The better you organize the last 24 hours before your event, the more assured you’ll be that nothing will go wrong.
Small details can make all the difference!

Pay attention to your feet because they have the thankless task of carrying you. Cut your toenails and protect crucial parts against blisters with good bandages.

Be prepared for the weather: a singlet for a hot day, a comfortable performance T-shirt for a cooler day, as well as a hat and gloves for a cold day. A plastic poncho for something similar will keep you dry at the start if it’s raining. Just like your shoes, test everything prior to race day!

Get ready the night before the race. Attach your race number to your shirt. Don’t forget a clothing bag, marked with your start number in which you can throw extra clothing. Usually you can leave the bag at the finish. However ask at the info desk at registration the day before if there is a specific area designated for it.

Sleepless nights before an event especially if it’s your first one, are nothing unusual. The last nights before the event are the most important so dry to relax. Your body should be calm enough thanks to the taper and you don’t need as much sleep as when you’re training. The most important night is two nights before the event; here you want to make sure you get a good night sleep.

You can’t just be physically prepared for your race. Mentally preparing in advance can prevent potential difficulties. Read through all the information that you have received about your event.
Nutrition is important throughout your entire training but even more so the last 24hours before the event.

 

Stick with foods that have worked for you before your long training runs. It’s important to eat before running to make sure you’re properly fueled. But if you have had issues with gastrointestinal distress during or after your runs, the foods you’re eating in the 24hours before the event may be the culprit.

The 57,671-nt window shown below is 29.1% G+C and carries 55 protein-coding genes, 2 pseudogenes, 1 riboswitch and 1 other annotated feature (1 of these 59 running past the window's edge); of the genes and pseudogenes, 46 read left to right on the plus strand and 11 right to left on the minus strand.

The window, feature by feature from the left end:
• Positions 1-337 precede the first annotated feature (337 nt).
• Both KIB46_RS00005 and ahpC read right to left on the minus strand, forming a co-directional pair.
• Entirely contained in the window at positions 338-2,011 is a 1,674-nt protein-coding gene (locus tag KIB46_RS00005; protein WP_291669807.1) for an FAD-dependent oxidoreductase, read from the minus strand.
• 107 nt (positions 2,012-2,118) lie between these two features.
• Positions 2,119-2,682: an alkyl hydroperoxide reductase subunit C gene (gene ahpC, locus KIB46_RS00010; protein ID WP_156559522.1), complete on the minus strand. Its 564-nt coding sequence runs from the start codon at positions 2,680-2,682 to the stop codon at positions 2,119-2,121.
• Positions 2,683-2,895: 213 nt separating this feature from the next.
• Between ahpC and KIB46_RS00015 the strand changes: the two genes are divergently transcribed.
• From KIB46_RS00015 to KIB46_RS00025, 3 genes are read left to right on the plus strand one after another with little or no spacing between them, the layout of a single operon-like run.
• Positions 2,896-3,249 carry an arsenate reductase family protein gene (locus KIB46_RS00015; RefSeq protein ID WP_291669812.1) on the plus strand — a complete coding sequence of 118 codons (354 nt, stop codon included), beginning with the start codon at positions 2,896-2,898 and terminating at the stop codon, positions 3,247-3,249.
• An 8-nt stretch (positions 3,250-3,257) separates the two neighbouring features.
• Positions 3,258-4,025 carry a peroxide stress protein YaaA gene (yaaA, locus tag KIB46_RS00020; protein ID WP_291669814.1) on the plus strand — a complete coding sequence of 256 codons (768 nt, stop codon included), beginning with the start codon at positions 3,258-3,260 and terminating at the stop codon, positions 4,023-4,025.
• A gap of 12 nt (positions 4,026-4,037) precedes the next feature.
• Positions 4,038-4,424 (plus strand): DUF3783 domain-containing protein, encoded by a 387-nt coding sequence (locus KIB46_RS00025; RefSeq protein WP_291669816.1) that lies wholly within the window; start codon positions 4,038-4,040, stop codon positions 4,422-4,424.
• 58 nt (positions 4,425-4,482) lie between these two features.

High fibre foods: Whole-grain foods, vegetables, legumes, and fruits that are high in fibre can cause gastrointestinal distress or diarrhoea. While those foods are excellent, healthy food choices for runners, they may cause digestive issues in runners who consume them the night before or morning of a long run.

High fat foods: such as fried foods, cheese, hamburgers, or bacon digest slowly and will feel like they’re sitting in your stomach. They have NO nutritional value what’s so ever.

Caffeine: coffee or other caffeinated beverages can cause stomach issues or diarrhoea (however some runners, especially regular coffee drinkers, can tolerate it without problems …you need to practice drinking coffee during your training NOT on race morning)

Safe pre run foods: these are the best types of pre-run foods to help avoid gastrointestinal distress during or after running:

Refined Carbohydrate: such as white bread, white rice, and plain bagels are good choices. Although they’re not as nutritious as whole grain and unprocessed foods, they’re easier on your stomach because the whole grain is already broken down. A plain bagel with some peanut butter (and a glass of water) would be a safe choice before a long run.

Low-Fibre Fruits and Veggies: if you really want to eat fruits or vegetables before runs, zucchini, tomatoes, olives, grapes, and grapefruit are all low in fibre.

Safe Dairy: some people have issues when they consume dairy products. Soy, rice, and almond milks (unsweetened) generally don’t contain the sugar lactose, which can be tough to digest. You can also try acidophilus milk and yogurts with live cultures, which contain bacteria that help with digestion.

 

Training program for last 3 weeks out of event:
If your training runs are 4 days/week and you are preparing for the 15km event
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